There are no symptoms of high LDL cholesterol.
Like total cholesterol, if you do experience any symptoms of high LDL cholesterol, it will be because a prolonged period of LDL cholesterol has led to associated conditions such as cardiovascular disease, stroke and high blood pressure.
High LDL levels in the blood may contribute to fatty build-ups in the arteries, in turn leading to a condition called atherosclerosis. Atherosclerosis is described as a fatty buildup of plaque and therefore a narrowing of the arteries.
What Is HDL Cholesterol?
What Is HDL?
HDL cholesterol aka high-density lipoprotein is known as “good cholesterol”. Like LDL, HDL isn’t necessarily a type of cholesterol, it is a combination of a protein and a lipid that has the purpose of carrying excess cholesterol to the liver for filtration and removal from the body.
A healthy level of HDL in the blood is associated with a decreased risk of cardiovascular disease, stroke and high blood pressure.
HDL & your risk of heart disease
Historically, elevated levels of HDL (good cholesterol) have been associated with an increased protective effect from cardiovascular issues. More recent study has shown too much of a good thing isn't always great, elevated HDL in the blood is actually associated with an increased risk of heart attack.
While elevated levels of HDL may not be as worrisome as high levels of LDL in the blood, it’s worth keeping an eye on your HDL levels just as much as you would, your LDL levels or “bad cholesterol.”
Where does HDL cholesterol come from?
HDL cholesterol is produced by the liver and small intestine. HDL or good cholesterol also comes from certain foods that we consume.
Foods that are rich in HDL include:
- Olive oil
- Oily fish
Some of the functions of HDL cholesterol include:
- HDL cholesterol absorbs excess lipids and transports it to the liver to be broken down and expelled from the body.
What are the symptoms of high HDL (good cholesterol)?
There are no symptoms of high HDL cholesterol.
Like total cholesterol, if you do experience any symptoms of high HDL cholesterol, it will be because a prolonged period of high total cholesterol has led to associated conditions such as cardiovascular disease, stroke and high blood pressure.
As mentioned, two much of a good thing may have a negative impact on your health. Too much HDL cholesterol is no different, which is why it is so important to regularly check your cholesterol levels.
What Are Triglycerides?
What are triglycerides?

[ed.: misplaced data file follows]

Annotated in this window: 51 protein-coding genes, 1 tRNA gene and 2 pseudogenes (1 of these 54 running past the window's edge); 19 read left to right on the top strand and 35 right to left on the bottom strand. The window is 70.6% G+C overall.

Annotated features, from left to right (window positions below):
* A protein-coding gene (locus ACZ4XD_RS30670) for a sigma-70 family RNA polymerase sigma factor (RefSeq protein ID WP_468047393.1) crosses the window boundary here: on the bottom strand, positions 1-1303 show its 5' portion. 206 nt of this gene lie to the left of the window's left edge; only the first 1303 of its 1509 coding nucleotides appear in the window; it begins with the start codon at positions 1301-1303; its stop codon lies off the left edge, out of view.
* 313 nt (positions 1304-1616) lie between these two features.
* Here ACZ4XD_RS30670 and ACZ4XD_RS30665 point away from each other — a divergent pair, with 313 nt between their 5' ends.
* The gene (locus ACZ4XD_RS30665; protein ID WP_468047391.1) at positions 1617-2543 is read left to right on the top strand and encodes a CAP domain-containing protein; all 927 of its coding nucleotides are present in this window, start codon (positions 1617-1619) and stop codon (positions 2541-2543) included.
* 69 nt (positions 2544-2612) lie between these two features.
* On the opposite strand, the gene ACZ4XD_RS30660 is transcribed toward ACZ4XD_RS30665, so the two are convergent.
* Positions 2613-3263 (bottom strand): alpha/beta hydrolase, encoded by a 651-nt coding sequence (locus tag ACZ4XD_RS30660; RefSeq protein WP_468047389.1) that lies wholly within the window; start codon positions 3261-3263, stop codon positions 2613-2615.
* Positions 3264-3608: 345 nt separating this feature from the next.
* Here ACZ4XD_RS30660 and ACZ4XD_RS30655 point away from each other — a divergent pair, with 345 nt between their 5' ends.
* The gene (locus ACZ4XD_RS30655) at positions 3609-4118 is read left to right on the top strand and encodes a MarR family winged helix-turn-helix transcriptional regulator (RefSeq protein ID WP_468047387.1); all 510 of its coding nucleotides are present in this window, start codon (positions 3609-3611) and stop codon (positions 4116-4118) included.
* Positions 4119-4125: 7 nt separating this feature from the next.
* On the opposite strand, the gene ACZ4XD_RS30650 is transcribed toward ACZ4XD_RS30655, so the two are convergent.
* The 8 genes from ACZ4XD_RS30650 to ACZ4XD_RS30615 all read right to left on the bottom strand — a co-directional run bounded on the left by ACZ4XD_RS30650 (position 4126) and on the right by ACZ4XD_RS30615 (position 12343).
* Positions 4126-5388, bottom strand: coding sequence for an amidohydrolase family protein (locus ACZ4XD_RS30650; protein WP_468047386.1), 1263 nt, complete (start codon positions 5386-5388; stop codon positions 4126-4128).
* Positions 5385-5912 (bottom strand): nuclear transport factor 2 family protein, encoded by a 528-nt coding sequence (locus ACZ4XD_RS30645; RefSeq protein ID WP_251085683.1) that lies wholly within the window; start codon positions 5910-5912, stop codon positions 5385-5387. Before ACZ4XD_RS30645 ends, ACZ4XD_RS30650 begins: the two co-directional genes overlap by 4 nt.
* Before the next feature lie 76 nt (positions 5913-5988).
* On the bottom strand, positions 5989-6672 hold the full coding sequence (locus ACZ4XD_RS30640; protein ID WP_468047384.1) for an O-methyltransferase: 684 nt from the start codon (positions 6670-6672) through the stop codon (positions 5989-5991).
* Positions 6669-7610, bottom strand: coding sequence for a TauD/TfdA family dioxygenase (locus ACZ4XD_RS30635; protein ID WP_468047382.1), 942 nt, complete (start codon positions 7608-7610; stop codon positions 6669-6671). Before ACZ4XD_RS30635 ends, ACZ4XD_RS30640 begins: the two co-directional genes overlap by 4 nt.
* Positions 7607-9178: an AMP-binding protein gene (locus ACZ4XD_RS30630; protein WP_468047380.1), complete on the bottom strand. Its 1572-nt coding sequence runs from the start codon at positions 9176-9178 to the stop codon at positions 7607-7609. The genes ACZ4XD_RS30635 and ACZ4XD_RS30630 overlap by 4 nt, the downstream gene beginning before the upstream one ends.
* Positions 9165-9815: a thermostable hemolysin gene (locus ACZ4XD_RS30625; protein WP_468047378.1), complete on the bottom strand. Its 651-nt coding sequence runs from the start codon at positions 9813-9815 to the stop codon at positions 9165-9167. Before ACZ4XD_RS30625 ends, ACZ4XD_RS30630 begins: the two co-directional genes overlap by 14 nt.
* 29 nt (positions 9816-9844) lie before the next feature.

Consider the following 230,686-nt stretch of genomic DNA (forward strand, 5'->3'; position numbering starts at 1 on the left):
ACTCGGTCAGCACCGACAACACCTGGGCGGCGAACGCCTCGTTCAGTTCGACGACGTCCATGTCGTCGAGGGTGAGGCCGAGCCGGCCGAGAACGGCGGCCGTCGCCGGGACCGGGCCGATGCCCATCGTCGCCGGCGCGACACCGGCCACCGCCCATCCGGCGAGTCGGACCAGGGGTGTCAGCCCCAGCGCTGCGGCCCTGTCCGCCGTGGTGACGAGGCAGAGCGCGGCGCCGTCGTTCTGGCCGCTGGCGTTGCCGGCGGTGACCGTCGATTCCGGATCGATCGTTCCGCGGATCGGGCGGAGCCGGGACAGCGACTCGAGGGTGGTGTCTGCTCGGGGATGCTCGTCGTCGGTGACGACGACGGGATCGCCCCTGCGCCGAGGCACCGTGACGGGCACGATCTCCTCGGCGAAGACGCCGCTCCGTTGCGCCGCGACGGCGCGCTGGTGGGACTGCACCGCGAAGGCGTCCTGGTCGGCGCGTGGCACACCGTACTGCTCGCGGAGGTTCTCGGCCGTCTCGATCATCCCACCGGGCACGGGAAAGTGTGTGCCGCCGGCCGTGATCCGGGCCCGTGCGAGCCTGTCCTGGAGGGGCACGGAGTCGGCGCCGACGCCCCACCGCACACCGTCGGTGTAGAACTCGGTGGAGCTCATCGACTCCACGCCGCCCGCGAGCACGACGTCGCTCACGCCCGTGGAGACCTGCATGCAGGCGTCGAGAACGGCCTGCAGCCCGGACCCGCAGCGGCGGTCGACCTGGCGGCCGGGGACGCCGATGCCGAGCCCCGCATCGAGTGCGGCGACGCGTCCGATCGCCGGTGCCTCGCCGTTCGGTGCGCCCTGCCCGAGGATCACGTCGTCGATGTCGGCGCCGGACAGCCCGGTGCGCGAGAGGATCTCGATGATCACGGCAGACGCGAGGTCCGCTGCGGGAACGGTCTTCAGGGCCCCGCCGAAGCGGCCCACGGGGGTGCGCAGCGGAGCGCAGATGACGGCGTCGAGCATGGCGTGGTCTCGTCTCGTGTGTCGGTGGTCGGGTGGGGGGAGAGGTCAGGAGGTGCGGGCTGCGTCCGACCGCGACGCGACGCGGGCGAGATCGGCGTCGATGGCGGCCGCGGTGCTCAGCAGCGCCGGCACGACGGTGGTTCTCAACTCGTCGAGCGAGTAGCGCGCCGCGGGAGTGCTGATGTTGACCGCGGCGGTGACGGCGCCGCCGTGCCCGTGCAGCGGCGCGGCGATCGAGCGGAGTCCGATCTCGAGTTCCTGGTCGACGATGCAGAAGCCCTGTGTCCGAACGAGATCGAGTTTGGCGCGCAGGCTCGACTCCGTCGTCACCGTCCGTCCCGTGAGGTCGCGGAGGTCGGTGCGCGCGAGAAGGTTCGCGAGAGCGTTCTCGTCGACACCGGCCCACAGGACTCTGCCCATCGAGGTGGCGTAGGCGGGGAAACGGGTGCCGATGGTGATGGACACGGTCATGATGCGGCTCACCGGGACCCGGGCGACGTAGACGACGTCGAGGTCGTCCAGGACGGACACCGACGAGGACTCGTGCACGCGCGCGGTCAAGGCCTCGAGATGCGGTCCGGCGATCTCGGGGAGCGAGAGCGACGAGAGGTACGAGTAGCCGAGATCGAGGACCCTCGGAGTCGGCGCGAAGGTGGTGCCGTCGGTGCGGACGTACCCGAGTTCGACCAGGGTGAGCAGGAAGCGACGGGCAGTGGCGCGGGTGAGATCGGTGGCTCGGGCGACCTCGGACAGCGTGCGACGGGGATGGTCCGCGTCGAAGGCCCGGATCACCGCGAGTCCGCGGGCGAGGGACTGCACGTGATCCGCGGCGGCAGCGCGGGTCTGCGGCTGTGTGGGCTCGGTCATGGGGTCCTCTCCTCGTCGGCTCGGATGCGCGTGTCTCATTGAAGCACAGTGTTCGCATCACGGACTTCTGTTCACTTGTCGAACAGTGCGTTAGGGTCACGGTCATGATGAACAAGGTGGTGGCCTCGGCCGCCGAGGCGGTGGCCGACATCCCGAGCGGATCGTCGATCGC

Triglycerides are a type of fat that is found in the blood. Triglycerides are also known as fat, fat cells, lipids and lipoid.
Each time you eat, your body processes food to energize different parts of the body. When you eat more calories than you burn, these calories are processed as triglycerides, stored as fat cells and generally lead to weight gain.
High triglycerides are most commonly caused by excessive carbohydrate and glucose consumption, triglycerides are also produced in the liver.
Triglycerides & your risk of heart disease
Triglycerides may increase your risk of heart disease by contributing to the hardening and thickening of the artery walls.
Significantly high triglycerides may also lead to inflammation in the body, most notably the pancreas, this causes a condition called pancreatitis.
Where do triglycerides come from?
Triglycerides are produced in the liver. Food is also a significant source of triglycerides. The more calories you eat, the more triglycerides your liver produces.
If you eat more calories than your burn, you are at an increased risk of living with high triglycerides. (hypertriglyceridemia).
Some of the functions of triglycerides include:
Triglycerides play a role in the formation and synthesis of certain hormones.
Triglycerides store unused calories that provide the body with the energy it needs it.
Think You Have High Cholesterol?
There are a number of reasons that you may think that you have high cholesterol. Maybe you have a family history, a sedentary lifestyle or a diet that needs a touch up.
Whatever reason you might suspect for having high cholesterol, it’s good to know that it’s easier than ever to check your cholesterol levels.
Now, you have the ability to check your cholesterol from home. Order today and receive your results with additional one to one medical advice in a matter of days.
Written by Hannah Kingston | Medically Reviewed by Dr. Susan O' Sullivan